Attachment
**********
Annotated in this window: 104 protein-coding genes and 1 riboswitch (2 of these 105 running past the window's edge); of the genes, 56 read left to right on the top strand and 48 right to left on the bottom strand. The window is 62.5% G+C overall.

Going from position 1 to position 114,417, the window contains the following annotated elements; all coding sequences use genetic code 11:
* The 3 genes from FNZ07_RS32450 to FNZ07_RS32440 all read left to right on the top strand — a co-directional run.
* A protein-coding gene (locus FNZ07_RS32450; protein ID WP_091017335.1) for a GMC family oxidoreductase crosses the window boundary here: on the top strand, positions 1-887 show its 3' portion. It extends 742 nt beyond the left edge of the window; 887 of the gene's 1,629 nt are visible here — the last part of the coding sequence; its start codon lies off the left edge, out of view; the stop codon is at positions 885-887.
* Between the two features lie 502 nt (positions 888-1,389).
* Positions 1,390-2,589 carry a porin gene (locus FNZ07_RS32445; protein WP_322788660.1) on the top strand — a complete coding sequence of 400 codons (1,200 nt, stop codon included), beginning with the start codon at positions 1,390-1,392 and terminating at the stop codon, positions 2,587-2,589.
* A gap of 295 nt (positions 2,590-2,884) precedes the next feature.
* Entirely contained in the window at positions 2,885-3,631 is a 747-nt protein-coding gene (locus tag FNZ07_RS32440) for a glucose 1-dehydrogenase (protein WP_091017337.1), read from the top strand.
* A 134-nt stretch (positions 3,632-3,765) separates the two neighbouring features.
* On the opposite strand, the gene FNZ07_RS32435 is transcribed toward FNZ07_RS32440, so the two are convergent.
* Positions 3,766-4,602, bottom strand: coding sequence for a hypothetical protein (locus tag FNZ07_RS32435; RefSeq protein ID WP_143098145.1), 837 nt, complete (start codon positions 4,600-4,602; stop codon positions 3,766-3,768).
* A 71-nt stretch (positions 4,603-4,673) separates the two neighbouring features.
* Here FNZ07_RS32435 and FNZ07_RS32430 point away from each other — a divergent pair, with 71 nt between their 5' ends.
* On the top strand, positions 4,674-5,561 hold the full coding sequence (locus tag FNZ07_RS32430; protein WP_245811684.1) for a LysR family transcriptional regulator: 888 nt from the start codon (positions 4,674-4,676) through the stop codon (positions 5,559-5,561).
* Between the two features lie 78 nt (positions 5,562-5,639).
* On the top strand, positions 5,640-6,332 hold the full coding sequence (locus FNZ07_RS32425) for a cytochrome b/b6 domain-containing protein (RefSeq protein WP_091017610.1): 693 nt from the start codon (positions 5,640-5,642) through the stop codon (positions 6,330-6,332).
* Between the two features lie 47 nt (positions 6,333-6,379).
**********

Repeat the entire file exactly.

Annotated in this window: 104 protein-coding genes and 1 riboswitch (2 of these 105 running past the window's edge); of the genes, 56 read left to right on the top strand and 48 right to left on the bottom strand. The window is 62.5% G+C overall.

Going from position 1 to position 114,417, the window contains the following annotated elements; all coding sequences use genetic code 11:
* The 3 genes from FNZ07_RS32450 to FNZ07_RS32440 all read left to right on the top strand — a co-directional run.
* A protein-coding gene (locus FNZ07_RS32450; protein ID WP_091017335.1) for a GMC family oxidoreductase crosses the window boundary here: on the top strand, positions 1-887 show its 3' portion. It extends 742 nt beyond the left edge of the window; 887 of the gene's 1,629 nt are visible here — the last part of the coding sequence; its start codon lies off the left edge, out of view; the stop codon is at positions 885-887.
* Between the two features lie 502 nt (positions 888-1,389).
* Positions 1,390-2,589 carry a porin gene (locus FNZ07_RS32445; protein WP_322788660.1) on the top strand — a complete coding sequence of 400 codons (1,200 nt, stop codon included), beginning with the start codon at positions 1,390-1,392 and terminating at the stop codon, positions 2,587-2,589.
* A gap of 295 nt (positions 2,590-2,884) precedes the next feature.
* Entirely contained in the window at positions 2,885-3,631 is a 747-nt protein-coding gene (locus tag FNZ07_RS32440) for a glucose 1-dehydrogenase (protein WP_091017337.1), read from the top strand.
* A 134-nt stretch (positions 3,632-3,765) separates the two neighbouring features.
* On the opposite strand, the gene FNZ07_RS32435 is transcribed toward FNZ07_RS32440, so the two are convergent.
* Positions 3,766-4,602, bottom strand: coding sequence for a hypothetical protein (locus tag FNZ07_RS32435; RefSeq protein ID WP_143098145.1), 837 nt, complete (start codon positions 4,600-4,602; stop codon positions 3,766-3,768).
* A 71-nt stretch (positions 4,603-4,673) separates the two neighbouring features.
* Here FNZ07_RS32435 and FNZ07_RS32430 point away from each other — a divergent pair, with 71 nt between their 5' ends.
* On the top strand, positions 4,674-5,561 hold the full coding sequence (locus tag FNZ07_RS32430; protein WP_245811684.1) for a LysR family transcriptional regulator: 888 nt from the start codon (positions 4,674-4,676) through the stop codon (positions 5,559-5,561).
* Between the two features lie 78 nt (positions 5,562-5,639).
* On the top strand, positions 5,640-6,332 hold the full coding sequence (locus FNZ07_RS32425) for a cytochrome b/b6 domain-containing protein (RefSeq protein WP_091017610.1): 693 nt from the start codon (positions 5,640-5,642) through the stop codon (positions 6,330-6,332).
* Between the two features lie 47 nt (positions 6,333-6,379).